CSC states that Owen was terminated due to a downsizing of JCALS staff that incurred during plaintiff's medical leave. The JCALS engineering staff was reduced from approximately 125 to 75 employees because of the completion of various stages of the project and a reduction in the engineering budget. See Cert. of James Scarpello ("Scarpello"), Senior Manager for JCALS, at ¶ 7. Owen's position in the Infrastructure Requirements Group was one of the jobs that was eliminated during such downsizing. Chi Coffman ("Coffman"), the technical recruiter assigned to the JCALS project, under the direction of Human Resources Director Kathy Woytowich ("Woytowich"), searched for, but was unable to find, another suitable position for plaintiff by January 19, 1996. *fn3 Accordingly, Owen was terminated pursuant to company policy.
On January 26, 1996, Owen filed a charge with the Equal Employment Opportunity Commission ("EEOC"), alleging a violation of the ADA. In support of her ADA charge, plaintiff highlighted CSC's participation in a local job fair through an advertisement in the Philadelphia Inquirer on January 14, 1996. CSC's Moorestown, New Jersey Integrated Systems Division ("ISD") *fn4 did not hire any staff as a result of its participation in the job fair. New Jersey's ISD office did not hire any Principal Engineers between January 19, 1996, and the Fall of 1996. See Coffman Cert., ¶ 17, 18. On September 29, 1997, the EEOC issued a dismissal of Owen's charge and right to sue notice, stating that it was "unable to conclude that the information obtained establishes violations of the statutes." See EEOC letter dated September 29, 1997. Plaintiff filed the instant lawsuit on December 29, 1997, requesting relief pursuant to 1) the Americans with Disabilities Act, 42 U.S.C. § 12101 et seq. ("ADA"); 2) the Age Discrimination in Employment Act, 29 U.S.C. § 621 et seq. ("ADEA"), and 3) Title VII of the Civil Rights Act of 1964, 42 U.S.C. § 2000e et seq. ("Title VII"). *fn5 On December 14, 1998, CSC filed the instant motion for summary judgment seeking dismissal of plaintiff's ADA, ADEA, and Title VII claims.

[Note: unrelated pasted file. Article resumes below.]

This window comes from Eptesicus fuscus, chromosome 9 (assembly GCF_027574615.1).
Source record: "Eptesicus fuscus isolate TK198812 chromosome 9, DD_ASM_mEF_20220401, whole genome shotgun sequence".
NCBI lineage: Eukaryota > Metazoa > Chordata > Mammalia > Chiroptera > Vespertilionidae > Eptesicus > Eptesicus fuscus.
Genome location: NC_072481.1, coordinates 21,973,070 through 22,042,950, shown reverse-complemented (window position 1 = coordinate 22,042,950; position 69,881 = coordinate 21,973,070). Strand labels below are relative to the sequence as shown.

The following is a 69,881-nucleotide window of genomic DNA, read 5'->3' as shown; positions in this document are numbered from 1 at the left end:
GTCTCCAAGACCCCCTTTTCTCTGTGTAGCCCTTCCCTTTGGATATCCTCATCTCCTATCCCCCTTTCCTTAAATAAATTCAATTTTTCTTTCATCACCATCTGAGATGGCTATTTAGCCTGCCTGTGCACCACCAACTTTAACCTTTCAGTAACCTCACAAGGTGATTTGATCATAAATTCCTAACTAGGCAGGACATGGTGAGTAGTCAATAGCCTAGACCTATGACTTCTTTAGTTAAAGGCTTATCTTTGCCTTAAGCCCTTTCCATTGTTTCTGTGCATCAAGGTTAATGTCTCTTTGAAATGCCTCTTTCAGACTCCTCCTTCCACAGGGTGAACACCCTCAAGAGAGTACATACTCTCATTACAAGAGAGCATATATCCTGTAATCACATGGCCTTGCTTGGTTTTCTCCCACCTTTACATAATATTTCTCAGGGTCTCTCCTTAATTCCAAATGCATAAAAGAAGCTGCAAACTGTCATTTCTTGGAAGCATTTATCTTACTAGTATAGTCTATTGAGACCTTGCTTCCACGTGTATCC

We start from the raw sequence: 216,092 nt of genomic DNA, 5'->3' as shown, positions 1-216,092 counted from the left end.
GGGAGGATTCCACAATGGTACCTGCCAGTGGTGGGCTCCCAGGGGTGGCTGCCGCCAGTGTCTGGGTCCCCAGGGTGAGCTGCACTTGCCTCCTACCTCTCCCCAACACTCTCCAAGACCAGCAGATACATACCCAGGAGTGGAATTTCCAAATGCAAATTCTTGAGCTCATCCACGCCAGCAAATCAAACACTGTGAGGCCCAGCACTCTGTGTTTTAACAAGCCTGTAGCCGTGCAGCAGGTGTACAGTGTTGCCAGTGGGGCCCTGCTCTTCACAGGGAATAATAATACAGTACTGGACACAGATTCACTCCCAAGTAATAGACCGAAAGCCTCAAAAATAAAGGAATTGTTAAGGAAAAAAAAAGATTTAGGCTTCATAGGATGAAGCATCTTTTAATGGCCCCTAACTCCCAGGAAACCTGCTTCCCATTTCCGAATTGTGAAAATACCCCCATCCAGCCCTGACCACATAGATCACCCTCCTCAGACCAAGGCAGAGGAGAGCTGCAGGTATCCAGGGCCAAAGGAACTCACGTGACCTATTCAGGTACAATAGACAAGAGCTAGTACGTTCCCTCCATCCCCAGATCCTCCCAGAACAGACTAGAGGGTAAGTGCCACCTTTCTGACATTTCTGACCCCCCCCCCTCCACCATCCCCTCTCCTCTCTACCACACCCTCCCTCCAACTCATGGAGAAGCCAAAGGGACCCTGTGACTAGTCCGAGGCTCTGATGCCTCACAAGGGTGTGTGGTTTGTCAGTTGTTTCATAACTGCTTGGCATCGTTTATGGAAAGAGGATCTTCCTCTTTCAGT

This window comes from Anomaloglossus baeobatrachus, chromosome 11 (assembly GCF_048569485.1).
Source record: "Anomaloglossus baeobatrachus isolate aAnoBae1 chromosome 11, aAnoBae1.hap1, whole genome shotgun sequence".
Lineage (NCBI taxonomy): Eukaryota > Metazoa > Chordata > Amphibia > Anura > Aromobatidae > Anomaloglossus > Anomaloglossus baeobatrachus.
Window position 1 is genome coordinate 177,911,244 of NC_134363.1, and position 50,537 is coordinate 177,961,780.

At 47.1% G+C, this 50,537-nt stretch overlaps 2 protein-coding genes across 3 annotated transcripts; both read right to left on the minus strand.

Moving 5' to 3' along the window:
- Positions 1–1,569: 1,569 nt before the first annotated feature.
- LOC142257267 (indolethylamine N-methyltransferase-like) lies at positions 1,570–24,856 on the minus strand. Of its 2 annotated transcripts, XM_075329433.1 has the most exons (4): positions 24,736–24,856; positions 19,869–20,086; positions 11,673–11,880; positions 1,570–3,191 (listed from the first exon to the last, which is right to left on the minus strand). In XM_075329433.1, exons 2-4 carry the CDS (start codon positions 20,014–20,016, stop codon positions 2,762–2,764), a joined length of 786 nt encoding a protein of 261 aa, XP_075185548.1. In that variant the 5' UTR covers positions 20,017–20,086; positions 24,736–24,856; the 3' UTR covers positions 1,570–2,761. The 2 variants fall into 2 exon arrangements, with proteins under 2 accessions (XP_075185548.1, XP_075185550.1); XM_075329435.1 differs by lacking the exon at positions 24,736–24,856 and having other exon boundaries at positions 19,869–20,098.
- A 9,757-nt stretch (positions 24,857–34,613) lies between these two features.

Under Fed. R. Civ. P. 56(c), a court may grant summary judgment "if the pleadings, depositions, answers to interrogatories, and admissions on file, together with the affidavits, if any, show that there is no genuine issue as to any material fact and that the moving party is entitled to a judgment as a matter of law." The non-moving party may not simply rest on its pleadings to oppose a summary judgment motion but must affirmatively come forward with admissible evidence establishing a genuine issue of fact. See Celotex Corp. v. Catrett, 477 U.S. 317, 324 (1986).
In deciding a motion for summary judgment, the Court must construe the facts and inferences in a light most favorable to the non-moving party. Pollock v. American Tel. & Tel. Long Lines, 794 F.2d 860, 864 (3d Cir. 1986). The role of the court is not "to weigh the evidence and determine the truth of the matter, but to determine whether there is a genuine issue for trial." Anderson v. Liberty Lobby, Inc., 477 U.S. 242, 249 (1986).
The substantive law governing the dispute will determine which facts are material, and only disputes over those facts "that might affect the outcome of the suit under the governing law will properly preclude the entry of summary judgment." Id. at 248. Where the moving party has carried its initial burden of demonstrating the absence of a genuine issue of material fact, "its opponent must do more than simply show that there is some metaphysical doubt as to the material facts." Matsushita Elec. Idus. Co. v. Zenith Radio Corp., 475 U.S. 574, 586 (1986). A genuine issue for trial does not exist "unless the party opposing the motion can adduce evidence which, when considered in light of that party's burden of ...